• A trustee transfer allows retirement assets to be transferred directly from one financial institution or account to another. If the Roth IRA is at the same financial institution as the current tax-deferred retirement account, this is called a same-trustee transfer. If the Roth IRA is at a different financial institution, it’s called a trustee-to-trustee transfer.
  • A 60-day rollover allows the funds from the current tax-deferred retirement account to be paid directly to the retirement investor. The retirement investor must deposit those funds into the new Roth IRA within 60 days for it to qualify as a Roth conversion.

When choosing a 60-day rollover, the retirement investor must be aware that any money not deposited by the deadline will become taxable income. In addition, the retirement investor could also face a 10% early distribution tax penalty if the investor is under age 59.5. For these reasons, most individuals opt for one of the first two methods when converting to a Roth IRA.

Make Sense of Your Retirement Funds with Marietta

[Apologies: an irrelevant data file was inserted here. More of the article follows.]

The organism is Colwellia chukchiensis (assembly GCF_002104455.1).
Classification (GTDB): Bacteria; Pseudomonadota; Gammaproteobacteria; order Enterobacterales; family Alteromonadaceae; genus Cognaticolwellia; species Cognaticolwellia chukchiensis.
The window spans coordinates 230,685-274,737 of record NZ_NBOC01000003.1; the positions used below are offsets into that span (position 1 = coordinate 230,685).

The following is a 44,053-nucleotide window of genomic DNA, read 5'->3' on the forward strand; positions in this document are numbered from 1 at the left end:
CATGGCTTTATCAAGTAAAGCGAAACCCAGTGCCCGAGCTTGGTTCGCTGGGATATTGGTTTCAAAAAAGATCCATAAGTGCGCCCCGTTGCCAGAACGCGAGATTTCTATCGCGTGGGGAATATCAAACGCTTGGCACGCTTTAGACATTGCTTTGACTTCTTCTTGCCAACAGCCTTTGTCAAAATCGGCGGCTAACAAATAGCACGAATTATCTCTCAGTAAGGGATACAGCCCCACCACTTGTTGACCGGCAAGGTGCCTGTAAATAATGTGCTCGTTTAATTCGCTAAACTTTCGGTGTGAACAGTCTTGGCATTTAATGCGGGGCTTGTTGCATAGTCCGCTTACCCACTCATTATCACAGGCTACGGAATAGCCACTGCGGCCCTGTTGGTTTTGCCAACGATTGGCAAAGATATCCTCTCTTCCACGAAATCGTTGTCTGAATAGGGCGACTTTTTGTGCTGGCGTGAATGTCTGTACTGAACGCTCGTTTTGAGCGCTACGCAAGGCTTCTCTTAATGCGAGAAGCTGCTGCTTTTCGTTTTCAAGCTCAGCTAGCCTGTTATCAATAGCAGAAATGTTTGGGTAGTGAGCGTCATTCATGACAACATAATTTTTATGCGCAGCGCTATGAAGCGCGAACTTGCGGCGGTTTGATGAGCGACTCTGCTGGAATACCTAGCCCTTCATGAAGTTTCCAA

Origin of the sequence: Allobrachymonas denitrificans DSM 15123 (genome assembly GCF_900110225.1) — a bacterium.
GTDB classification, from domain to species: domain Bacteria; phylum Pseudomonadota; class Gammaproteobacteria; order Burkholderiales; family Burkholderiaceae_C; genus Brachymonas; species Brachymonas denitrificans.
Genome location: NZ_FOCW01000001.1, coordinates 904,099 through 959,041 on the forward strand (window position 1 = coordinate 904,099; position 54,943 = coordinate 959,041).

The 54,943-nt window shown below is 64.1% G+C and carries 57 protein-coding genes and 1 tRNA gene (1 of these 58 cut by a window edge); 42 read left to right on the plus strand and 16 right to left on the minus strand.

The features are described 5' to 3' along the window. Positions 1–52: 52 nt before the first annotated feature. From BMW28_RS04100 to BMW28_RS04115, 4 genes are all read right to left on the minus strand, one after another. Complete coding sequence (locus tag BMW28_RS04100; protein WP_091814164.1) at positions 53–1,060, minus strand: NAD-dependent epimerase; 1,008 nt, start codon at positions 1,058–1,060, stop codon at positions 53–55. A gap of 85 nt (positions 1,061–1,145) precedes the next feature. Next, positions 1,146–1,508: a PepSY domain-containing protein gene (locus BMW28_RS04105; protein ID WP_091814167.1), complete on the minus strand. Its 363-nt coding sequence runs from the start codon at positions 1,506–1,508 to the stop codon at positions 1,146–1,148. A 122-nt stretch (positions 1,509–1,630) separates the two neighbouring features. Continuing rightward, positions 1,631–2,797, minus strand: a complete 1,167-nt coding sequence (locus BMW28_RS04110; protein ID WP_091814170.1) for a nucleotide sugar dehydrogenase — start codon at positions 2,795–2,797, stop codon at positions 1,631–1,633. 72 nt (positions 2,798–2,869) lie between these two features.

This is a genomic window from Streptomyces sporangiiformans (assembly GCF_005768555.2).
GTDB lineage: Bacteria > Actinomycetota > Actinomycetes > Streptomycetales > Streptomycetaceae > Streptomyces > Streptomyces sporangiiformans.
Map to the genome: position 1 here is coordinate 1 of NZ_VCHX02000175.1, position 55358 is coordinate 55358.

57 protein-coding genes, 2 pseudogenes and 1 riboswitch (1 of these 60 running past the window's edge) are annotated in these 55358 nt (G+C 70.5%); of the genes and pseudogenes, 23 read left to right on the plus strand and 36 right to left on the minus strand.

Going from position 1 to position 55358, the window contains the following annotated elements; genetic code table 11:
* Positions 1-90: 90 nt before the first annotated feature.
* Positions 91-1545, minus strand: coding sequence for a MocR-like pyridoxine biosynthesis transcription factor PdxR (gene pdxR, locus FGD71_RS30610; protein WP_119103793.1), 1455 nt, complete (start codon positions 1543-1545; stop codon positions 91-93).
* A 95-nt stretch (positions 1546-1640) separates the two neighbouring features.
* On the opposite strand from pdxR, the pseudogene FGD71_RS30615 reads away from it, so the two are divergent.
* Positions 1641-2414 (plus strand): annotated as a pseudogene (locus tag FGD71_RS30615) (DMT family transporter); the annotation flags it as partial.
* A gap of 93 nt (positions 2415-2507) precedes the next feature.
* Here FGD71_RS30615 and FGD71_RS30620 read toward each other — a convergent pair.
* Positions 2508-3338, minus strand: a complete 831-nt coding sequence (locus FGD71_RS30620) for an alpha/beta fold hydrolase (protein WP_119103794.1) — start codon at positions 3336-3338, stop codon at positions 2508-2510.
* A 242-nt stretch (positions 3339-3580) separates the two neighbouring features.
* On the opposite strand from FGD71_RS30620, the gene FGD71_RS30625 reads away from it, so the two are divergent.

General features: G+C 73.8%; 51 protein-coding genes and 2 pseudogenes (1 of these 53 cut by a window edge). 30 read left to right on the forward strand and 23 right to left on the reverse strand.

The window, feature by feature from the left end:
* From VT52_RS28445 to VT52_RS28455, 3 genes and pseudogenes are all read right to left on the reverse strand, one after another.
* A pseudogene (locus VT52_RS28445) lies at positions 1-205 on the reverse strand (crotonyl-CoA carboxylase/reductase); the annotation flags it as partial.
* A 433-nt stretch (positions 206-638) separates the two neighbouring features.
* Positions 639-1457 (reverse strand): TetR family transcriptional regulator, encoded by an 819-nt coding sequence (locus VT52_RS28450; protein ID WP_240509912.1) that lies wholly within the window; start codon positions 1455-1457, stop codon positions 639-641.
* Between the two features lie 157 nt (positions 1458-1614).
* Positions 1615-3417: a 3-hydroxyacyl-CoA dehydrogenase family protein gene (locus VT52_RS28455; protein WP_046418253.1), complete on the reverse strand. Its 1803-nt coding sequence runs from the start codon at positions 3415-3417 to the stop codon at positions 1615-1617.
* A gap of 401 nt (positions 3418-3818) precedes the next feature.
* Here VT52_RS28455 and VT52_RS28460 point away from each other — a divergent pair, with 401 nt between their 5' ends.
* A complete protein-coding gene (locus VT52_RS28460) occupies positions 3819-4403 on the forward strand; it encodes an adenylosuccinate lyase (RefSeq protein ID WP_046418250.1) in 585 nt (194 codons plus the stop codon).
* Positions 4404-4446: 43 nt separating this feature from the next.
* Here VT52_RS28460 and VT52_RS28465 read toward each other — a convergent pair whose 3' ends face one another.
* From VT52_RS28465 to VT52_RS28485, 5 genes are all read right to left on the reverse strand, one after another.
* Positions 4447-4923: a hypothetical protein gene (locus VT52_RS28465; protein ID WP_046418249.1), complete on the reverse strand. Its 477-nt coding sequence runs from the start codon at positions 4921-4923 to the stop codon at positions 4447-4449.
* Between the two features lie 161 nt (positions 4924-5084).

If you’re unsure of how to maximize your retirement plans and improve your financial situation during your retirement years, Marietta Wealth can help. Our experienced advisors know that a sound financial plan can provide confidence and improve security during your working and retirement years.

From planning well for retirement to handling life’s unexpected events, our financial planning services can help you reach your goals and build wealth for the future. Reach out to a Marietta advisor today to get started.

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This article is not intended to be used, and should not be used, as the sole basis for legal advice.  The reader should seek and rely upon the guidance and advice of legal counsel before making decisions regarding any estate planning tools or documents.